Many of us tend to judge our worth by the number of friends we have. However, this is
not always an accurate assessment. It can be tiring to keep up with your lunch dates and Christmas card lists, particularly when you have friends who are judgmental that you can’t be yourself with.
Take some time to evaluate your friendships. Are there people you spend time with who drain you? They fill you up with their pessimism and problems yet refuse to turn any advice into action? Do they tend to be negative about things that you do or they do? Do you constantly feel like a phony when you’re interacting with them, and watch the clock until sufficient time has passed so you can excuse yourself from the conversation?
Friends are wonderful to have, but some friendships just aren’t worth cultivating. The next time you find yourself trapped in an awkward situation and are afraid to voice your true thoughts, try speaking your mind anyway. It’s likely that one of two things will happen: either the person you’re talking with will be interested in your opinion and you’ll find the conversation moving into genuine territory, or you will notice a sudden drop in temperature and hear those excuses you usually make to escape come from the other person. If the case is the former, you have improved your relationship and can relax around the person. If it’s the latter, you have just rid yourself of an unnecessary drain on your energy and positive thought process.
There is nothing wrong with ending friendships that just aren’t working out. Chances are, the other person will be just as relieved as you are, and you will both be able to strengthen the relationships you have with true friends. Freeing yourself from damaging relationships helps you kick the approval habit when you no longer have to “fake it” to get along with anyone.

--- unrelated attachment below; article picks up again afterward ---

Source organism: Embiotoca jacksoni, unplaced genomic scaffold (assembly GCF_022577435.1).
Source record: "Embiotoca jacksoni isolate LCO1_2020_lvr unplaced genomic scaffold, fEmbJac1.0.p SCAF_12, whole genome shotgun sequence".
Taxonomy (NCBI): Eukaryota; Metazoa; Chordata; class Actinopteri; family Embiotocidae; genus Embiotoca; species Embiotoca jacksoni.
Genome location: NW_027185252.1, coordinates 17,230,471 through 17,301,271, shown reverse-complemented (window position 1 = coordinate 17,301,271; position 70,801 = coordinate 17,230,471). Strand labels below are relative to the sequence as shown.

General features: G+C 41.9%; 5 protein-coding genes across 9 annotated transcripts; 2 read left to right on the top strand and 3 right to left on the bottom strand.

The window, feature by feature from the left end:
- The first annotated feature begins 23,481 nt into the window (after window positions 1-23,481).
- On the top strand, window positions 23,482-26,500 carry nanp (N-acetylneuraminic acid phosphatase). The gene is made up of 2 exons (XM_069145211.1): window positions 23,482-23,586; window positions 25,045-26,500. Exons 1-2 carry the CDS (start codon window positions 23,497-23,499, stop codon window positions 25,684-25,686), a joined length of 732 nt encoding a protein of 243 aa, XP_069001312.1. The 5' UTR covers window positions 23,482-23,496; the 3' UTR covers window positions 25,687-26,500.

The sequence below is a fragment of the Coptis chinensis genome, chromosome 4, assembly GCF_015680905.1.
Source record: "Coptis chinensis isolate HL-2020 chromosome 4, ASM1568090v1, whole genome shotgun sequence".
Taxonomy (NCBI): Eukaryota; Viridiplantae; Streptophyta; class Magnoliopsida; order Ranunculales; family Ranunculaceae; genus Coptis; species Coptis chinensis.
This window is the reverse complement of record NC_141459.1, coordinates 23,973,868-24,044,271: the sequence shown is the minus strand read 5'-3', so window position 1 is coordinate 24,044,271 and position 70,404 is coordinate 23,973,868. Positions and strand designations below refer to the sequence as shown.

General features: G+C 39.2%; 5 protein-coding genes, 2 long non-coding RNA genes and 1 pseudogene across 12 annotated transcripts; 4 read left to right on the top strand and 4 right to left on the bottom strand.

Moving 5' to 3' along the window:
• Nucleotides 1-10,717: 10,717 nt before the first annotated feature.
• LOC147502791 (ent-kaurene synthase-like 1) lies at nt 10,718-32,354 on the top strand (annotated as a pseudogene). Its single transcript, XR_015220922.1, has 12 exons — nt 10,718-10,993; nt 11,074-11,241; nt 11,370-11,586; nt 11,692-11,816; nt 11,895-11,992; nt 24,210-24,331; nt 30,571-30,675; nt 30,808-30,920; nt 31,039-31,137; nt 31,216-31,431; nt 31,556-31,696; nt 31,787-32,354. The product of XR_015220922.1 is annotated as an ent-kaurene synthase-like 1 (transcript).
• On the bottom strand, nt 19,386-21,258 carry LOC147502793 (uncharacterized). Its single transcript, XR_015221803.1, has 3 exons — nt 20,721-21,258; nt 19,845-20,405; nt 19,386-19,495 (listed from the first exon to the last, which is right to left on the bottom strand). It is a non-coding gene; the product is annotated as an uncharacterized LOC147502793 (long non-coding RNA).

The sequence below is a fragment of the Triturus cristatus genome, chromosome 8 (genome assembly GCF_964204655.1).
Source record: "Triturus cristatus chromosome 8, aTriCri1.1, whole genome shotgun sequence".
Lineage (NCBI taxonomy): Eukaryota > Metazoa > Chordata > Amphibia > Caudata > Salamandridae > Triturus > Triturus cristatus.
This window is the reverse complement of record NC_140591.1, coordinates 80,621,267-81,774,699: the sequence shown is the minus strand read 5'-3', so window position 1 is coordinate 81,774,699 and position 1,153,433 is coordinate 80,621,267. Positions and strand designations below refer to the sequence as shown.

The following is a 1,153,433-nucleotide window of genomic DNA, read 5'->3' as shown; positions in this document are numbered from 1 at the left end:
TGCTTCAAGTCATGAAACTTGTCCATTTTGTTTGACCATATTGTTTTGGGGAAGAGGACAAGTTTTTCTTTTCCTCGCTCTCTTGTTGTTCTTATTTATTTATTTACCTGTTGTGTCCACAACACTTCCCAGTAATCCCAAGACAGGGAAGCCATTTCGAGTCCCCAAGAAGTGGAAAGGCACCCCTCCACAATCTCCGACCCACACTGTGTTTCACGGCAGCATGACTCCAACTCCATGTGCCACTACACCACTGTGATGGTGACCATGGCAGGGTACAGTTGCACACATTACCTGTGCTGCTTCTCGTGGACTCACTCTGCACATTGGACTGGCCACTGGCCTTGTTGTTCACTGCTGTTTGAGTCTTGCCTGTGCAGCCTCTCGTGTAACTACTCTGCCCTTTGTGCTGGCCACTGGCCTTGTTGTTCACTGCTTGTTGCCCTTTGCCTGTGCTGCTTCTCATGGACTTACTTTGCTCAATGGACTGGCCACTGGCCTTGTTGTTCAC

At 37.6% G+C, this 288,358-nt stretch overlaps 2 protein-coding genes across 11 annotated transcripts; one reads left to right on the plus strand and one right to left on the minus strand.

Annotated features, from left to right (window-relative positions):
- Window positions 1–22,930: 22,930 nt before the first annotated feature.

Your Relatives May Surprise You
It’s one thing to sever relationships with friends, but quite another to do the same with family. Most of us are raised with the idea that family is important, and we tend to be more forgiving of family members as well as seek their approval for our actions more often. We are afraid to be ourselves around family members; often because people change, and we fear our close relatives won’t like the changes that come into our lives.
So we are forced to continue acting as if we are the same people we were five, ten, or fifteen years ago. This produces an uncomfortable relationship at best, and can lead to estrangement or avoidance if left unchecked.
Try to keep in mind that just as you are forgiving of your family members’ collective flaws and personality quirks, they will be forgiving of yours. When you truly care about someone, you accept them for who they are and don’t judge them on the basis of their thoughts, opinions and habits. Why wouldn’t your family extend the same courtesy to you?
Being yourself and not requiring approval from your family may be even more important than doing so with friends. We tend to derive the basis of our self-security level from our interactions with our family, and if we cannot be comfortable around family, that sense of false security spreads into all areas of our lives. If you’ve been hiding some aspect of your personality or belief system from your family out of fear they won’t accept you, try easing into your own opinions gradually. You may be surprised to discover that the people who care about you are more accepting than you think. Sometimes, they may have been practicing the same guarded emotional stance as you, and will be just as relieved when it’s finally out in the open.
In any case, you don’t need approval from even your family for the things you want to accomplish. Though it is more difficult to exclude a family member from your life, if it is more damaging to include them, perhaps you should consider putting some distance between yourself and the destructive family member. Many people are content with agreeing to disagree, and in time both of you may come to an understanding. Meanwhile, don’t let your need for approval overshadow your need to be you. Please yourself first, because no one else is going to do it for you.
From my heart to yours,
Troubled by your mindset?
If you’re having issues getting your mindset to a place you’re happy with, have a chat to someone you trust about it, like a a friend or teacher. Otherwise, we are available to have a chat with you. We will work with you to help you understand what’s going on and figure out how to improve things. Just contact us through the website for more information and services available.